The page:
Cuttlefish Facts: Lesson for Kids

Instructor: Michelle Jones

Michelle has taught at the elementary level and has earned a master's degree.

Cuttlefish are some of the weirdest-looking sea creatures. These masters of disguise have fascinated scientists for many years. Read on to learn some interesting facts about the cuttlefish.

Characteristics of Cuttlefish

If you could have any super power, what would it be? The ability to fly, read people's minds, or perhaps become invisible? If you chose the last option, then your super power would give you something in common with the cuttlefish. Although they're not actually invisible, cuttlefish have their own super power of blending in with their environment so they sometimes appear invisible. Before we talk about this cool feature, let's look at some other characteristics of this mysterious animal.

Don't let the name fool you. Cuttlefish are not fish, but are actually mollusks, or soft bodied animals without backbones. They're a certain type of mollusk, called a cephalopod, that has arms or tentacles, usually eight or ten. Like their cousins, the squid and octopus, cuttlefish have three hearts and use ink to confuse predators.

Cuttlefish are small- to medium-sized with an elongated body and large eyes. Their odd look comes from their tentacles being around their mouth. They have a short life span of up to three years, and they are found in oceans all over the world. Apparently, they're not picky about where they live; they've been found in deep, cold waters and warm, tropical oceans.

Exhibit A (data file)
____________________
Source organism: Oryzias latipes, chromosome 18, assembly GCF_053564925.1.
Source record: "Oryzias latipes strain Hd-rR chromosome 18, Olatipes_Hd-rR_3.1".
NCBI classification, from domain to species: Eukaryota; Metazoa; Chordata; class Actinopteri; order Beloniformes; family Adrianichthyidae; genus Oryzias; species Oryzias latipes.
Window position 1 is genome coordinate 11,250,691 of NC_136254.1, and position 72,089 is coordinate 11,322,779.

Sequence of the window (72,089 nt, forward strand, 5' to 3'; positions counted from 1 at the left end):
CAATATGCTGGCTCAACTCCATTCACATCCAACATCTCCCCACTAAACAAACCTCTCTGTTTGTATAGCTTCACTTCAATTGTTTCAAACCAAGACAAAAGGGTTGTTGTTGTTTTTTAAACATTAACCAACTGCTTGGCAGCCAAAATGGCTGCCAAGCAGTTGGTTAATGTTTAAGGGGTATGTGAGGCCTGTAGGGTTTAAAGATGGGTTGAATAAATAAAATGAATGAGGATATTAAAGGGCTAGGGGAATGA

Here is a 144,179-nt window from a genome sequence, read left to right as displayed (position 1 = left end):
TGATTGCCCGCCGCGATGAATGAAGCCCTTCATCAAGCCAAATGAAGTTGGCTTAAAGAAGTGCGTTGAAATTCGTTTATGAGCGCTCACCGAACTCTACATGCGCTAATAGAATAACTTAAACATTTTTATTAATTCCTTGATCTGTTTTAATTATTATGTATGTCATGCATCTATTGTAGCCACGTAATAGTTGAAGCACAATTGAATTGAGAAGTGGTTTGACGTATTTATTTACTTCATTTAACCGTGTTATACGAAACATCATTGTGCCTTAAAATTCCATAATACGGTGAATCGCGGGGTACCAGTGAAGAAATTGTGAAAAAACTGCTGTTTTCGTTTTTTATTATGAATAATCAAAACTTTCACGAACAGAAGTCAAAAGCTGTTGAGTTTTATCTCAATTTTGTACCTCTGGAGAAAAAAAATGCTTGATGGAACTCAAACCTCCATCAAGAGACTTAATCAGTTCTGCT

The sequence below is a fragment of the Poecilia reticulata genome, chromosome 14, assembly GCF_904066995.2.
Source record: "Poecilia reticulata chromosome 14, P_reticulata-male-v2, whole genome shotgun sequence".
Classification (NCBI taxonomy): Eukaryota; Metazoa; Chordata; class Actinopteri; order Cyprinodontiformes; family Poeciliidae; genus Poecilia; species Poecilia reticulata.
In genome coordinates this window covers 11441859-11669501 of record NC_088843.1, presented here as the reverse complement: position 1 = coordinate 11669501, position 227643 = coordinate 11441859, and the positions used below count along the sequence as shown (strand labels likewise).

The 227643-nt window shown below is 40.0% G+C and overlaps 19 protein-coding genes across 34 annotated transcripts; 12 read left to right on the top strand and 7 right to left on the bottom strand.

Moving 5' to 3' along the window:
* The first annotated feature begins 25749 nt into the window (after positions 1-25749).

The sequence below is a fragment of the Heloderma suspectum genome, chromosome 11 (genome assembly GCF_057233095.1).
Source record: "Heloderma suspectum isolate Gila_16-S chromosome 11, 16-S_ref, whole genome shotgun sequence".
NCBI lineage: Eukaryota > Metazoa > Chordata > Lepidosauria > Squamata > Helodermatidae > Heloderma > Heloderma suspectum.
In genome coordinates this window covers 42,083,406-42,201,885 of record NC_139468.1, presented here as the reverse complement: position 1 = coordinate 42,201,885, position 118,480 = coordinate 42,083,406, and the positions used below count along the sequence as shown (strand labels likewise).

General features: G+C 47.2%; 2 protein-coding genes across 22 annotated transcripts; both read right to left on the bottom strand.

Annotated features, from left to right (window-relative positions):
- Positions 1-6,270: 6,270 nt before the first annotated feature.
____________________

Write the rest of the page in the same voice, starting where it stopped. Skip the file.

Notice the long body, large eyes, and tentacles around the mouth.
picture of a cuttlefish

Masters of Disguise

The most well-known, interesting feature of the cuttlefish is their complex ability to camouflage, or blend in with their environment. Many animals can do this, but cuttlefish can change the color, pattern, and even texture of their skin!

Cuttlefish have 10 million color cells, which can be individually controlled. They use these cells to change their color based on the environment they're in at a given time. For example, two cuttlefish 20 feet away from each other can look totally different from each other because their surroundings look different.

We know that mixing blue and red paint will make purple. Cuttlefish use this same concept to make themselves appear many different colors. They can also change the pattern of their skin to look like spots, stripes, or any other pattern found in the ocean. A neat trick cuttlefish have is changing the shape of their skin to look like kelp, coral, or rocks. They do this in a matter of seconds.

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